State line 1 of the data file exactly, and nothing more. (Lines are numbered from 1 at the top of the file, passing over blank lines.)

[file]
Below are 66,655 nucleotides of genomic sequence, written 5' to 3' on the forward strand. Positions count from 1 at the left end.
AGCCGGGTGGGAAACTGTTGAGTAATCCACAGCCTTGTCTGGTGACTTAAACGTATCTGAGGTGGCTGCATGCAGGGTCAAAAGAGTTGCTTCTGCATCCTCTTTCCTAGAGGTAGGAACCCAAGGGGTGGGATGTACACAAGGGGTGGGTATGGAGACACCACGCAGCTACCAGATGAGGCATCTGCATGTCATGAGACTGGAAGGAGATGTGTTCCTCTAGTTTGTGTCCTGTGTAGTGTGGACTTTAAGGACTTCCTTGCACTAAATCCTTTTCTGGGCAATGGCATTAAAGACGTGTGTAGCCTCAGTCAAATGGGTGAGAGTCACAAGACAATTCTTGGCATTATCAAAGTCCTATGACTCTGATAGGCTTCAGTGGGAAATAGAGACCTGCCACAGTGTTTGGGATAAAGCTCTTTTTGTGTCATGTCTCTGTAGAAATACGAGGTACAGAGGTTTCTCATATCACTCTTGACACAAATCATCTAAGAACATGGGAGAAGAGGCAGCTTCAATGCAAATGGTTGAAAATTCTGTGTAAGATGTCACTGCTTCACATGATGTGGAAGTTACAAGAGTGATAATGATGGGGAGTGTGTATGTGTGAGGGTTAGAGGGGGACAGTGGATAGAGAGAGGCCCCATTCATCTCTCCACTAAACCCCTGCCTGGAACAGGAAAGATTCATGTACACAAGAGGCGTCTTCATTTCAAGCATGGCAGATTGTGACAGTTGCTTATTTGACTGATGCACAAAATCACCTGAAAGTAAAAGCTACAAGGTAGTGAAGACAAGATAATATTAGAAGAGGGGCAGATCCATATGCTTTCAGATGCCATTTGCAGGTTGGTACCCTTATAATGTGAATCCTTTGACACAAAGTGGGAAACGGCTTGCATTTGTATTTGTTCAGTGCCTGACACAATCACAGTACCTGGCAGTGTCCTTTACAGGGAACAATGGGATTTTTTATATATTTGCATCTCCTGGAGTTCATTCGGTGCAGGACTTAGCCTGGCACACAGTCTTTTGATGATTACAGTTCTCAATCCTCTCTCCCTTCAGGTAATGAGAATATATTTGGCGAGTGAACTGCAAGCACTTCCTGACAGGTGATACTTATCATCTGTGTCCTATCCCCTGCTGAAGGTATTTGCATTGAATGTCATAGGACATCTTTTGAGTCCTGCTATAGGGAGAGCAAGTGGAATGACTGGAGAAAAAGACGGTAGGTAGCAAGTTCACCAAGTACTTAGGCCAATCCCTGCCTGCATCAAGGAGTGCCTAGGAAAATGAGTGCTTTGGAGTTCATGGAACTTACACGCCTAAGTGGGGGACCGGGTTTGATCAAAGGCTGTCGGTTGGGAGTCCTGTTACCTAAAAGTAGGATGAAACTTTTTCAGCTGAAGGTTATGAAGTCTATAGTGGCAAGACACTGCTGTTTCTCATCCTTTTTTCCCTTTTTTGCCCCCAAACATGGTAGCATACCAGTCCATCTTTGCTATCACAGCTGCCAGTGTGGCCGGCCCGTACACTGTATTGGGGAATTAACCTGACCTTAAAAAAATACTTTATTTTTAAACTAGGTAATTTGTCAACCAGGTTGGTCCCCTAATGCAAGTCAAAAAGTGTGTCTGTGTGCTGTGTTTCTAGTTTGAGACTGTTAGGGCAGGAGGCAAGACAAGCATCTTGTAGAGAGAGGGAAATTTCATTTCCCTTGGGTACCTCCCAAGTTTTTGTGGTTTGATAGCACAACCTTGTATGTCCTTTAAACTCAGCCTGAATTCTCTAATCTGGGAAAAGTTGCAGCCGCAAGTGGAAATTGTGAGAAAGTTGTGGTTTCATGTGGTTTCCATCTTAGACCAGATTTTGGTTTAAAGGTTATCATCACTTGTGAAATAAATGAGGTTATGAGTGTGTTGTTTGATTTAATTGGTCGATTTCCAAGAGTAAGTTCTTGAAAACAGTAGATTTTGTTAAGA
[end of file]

Below are 66,655 nucleotides of genomic sequence, written 5' to 3' on the forward strand. Positions count from 1 at the left end.